Different types of cut in wood

Construction and repair of Classical Guitar and related instruments
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Different types of cut in wood

Postby edcat7 » Sun Mar 19, 2017 10:29 pm

What are the differences, structural and aesthetic, between: rosewood; figured rosewood and quater sawn and straight grain rosewood? Why the price differences?
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Marcus Dominelli
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Re: Different types of cut in wood

Postby Marcus Dominelli » Mon Mar 20, 2017 12:36 am

Quarter sawn, straight grain is the most stable and therefore reliable grain orientation from the point of view of making guitars which will last the longest, without cracking, distortion, etc.
But straight grain/quartered is getting harder to source all the time. You'll see wood suppliers offering flat sawn sets of rosewood for sale at premium prices these days. I'm not sure if this is because they are finding it hard to source quarter sawn wood, or if it's because they can more easily sell the flashier, flat sawn looking stuff....
Many players do not understand the importance of having nicely quarter sawn wood.

I like the look of quartered wood more than flat sawn. Maybe because I see flat sawn wood as a potential liability...there is a much higher risk of it cracking. But you can laminate the back and sides of these woods, which will help stability, if one gets desperate enough to use flat sawn....or if one day that's all that's left.
Price difference: It will depend on the vendor. Quality and price are not always related. I once visited a tone wood dealer who tried to sell me twisted up sets of flat sawn Brazilian rosewood veneer, which he claimed could be used for "backs and sides." - $500 a set. I could not help laughing. They were barely good enough for headstock veneers!!

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Re: Different types of cut in wood

Postby Carey » Mon Mar 20, 2017 5:56 am

Worth mentioning too is much greater shrinkage across the grain in flat-sawn wood, and if it cracks, often a more difficult repair.

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Re: Different types of cut in wood

Postby attila57 » Mon Mar 20, 2017 7:21 pm

Naturally there's a much greater supply of flat-sawn stock than quarter-sawn. This fact, and the superior tonal and structural characteristics of the quarter-sawn stock, are manifested in the higher price. A lot of flat-sawn ebony is sold these days for tonewood purposes, and used for fingerboards. Its resistance to wear is just as good as that of the quarter-sawn type, but there's a higher risk of warping and shrinkage. (Ebony is sensitive to water anyway!)

In tonewoods generally straight grain is the most preferred from the structural point of view, but aesthetically figured rosewood can be very beautiful, so it's highly prized. Brasilian rosewood (BRW) is a kind of timber where the figured variety can be just as good, from the tonal point of view, as the straight-grained type. However, knots, curls, and other grain irregularities always bear a risk of becoming structurally unstable in time, especially if the storing conditions are adverse (sudden temperature and humidity changes, etc.).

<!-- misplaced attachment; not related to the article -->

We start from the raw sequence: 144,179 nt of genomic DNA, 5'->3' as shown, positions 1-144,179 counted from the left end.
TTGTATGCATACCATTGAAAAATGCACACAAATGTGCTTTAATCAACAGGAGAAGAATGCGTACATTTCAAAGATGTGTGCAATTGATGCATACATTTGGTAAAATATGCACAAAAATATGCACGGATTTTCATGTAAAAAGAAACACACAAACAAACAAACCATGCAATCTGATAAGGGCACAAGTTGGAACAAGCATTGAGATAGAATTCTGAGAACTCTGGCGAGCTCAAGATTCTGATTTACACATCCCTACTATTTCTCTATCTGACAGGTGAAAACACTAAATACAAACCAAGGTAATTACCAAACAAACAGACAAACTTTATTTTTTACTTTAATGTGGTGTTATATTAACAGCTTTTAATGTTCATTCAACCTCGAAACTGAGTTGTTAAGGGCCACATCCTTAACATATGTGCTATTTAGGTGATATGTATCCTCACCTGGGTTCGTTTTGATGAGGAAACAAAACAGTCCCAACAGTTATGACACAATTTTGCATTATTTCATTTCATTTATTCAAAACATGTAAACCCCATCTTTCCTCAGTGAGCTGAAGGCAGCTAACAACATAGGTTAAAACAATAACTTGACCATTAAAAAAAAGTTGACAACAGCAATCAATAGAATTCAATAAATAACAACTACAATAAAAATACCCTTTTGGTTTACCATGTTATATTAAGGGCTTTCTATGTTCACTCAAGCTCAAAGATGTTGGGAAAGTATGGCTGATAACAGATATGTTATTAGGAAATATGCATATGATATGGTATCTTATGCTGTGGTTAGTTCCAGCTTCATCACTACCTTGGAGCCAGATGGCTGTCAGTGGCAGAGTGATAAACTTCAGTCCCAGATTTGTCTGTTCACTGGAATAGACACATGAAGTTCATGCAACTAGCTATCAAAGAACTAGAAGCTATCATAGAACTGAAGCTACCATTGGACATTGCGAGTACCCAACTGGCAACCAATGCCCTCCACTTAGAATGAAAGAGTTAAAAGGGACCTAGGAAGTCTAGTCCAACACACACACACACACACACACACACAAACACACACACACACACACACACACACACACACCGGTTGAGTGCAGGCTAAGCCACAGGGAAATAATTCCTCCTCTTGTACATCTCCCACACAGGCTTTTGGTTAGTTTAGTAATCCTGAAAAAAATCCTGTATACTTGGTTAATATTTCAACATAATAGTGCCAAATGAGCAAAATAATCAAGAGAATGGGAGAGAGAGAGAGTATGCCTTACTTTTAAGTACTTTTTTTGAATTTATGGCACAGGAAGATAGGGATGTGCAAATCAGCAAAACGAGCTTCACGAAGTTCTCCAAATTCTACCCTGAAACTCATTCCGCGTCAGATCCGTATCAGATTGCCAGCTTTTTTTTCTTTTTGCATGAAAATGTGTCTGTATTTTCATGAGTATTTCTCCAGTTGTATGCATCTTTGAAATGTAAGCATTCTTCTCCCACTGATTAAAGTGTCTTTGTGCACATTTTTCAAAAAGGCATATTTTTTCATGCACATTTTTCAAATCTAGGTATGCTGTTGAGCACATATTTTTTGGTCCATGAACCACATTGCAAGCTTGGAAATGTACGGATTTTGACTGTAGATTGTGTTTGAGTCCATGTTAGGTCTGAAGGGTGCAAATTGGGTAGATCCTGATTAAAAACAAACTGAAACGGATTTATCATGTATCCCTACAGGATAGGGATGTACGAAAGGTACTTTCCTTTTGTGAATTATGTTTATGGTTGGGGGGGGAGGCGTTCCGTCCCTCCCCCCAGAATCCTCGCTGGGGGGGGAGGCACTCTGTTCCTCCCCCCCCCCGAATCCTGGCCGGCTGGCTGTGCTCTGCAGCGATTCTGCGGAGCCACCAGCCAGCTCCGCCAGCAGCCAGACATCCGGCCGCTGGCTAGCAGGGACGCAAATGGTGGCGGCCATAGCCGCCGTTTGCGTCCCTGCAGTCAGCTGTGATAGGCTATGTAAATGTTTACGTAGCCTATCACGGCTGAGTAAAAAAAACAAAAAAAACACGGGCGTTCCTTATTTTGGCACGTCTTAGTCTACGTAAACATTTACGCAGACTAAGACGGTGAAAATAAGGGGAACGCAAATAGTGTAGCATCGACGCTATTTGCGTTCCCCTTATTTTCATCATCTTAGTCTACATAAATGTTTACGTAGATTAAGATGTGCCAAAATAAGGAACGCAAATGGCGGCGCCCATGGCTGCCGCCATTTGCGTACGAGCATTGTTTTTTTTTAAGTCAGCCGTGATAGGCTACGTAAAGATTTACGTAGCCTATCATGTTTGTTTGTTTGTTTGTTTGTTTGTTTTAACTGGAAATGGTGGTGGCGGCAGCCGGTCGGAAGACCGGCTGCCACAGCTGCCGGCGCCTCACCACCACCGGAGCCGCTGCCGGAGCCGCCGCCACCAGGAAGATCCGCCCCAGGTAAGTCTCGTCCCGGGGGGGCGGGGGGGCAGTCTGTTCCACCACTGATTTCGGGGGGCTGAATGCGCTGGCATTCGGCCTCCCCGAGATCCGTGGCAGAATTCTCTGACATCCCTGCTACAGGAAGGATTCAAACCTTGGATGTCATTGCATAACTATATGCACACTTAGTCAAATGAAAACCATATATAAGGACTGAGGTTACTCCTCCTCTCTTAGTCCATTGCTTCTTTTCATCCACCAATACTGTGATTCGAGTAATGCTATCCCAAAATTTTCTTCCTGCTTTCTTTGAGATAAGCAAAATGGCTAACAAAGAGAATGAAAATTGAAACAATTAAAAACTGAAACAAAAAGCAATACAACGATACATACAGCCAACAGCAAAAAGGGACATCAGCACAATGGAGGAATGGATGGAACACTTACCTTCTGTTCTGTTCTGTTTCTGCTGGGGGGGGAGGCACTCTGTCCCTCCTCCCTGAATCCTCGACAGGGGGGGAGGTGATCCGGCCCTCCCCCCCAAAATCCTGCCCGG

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Alan Carruth
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Re: Different types of cut in wood

Postby Alan Carruth » Wed Mar 22, 2017 2:26 am

The figure in some tropical woods, such as BRW, is often 'color figure' rather than 'grain figure'. Grain figure would include things like curly, quilt, and birdseye, that are often seen in maple. Stripe figure, which is common in mahogany and other tropical woods, is another type of grain figure, and there are others. All of these exist because the wood fibers are not straight and parallel, but change direction in some way that creatas a pattern in the reflection of light from the surface.

Wood is stiffest and strongest along the direction of the grain. When that varies you generally lose some stiffness and strength. The wild figure in 'stump' wood is picturesque, but is also a tell tale of high built-in stress which can make the wood unstable. In some cases such wood can be quite weak. A well known example of that is 'wind shake'; compression fractures that are caused by a tree hitting something hard as it falls. The cross wise 'crease' lines are actually breaks in the wood; although it can seem solid enough it will fall apart if bent.

Color in wood is usually an adaptation by the tree attempting to fight off some sort of threat using 'chemical warfare'. There are lots of things that try to eat tropical trees, and they have lots of defenses, some quite specific. The 'spider webbing' in BRW is such a response, possibly to insect or fungus attack. If you look closely at it you'll see that the dark lines often don't follow the grain at all, but can meander across otherwise straight grain. This is not always the case; sometimes the black lines can mark discontinuities in the wood, and be weak spots. I have seen such 'ink lines' that contained enough silica to put a notch in a sharp plane iron. No doubt that tended to slow down the chewing of the grub that triggered the defense, but I sure didn't appreciate it...

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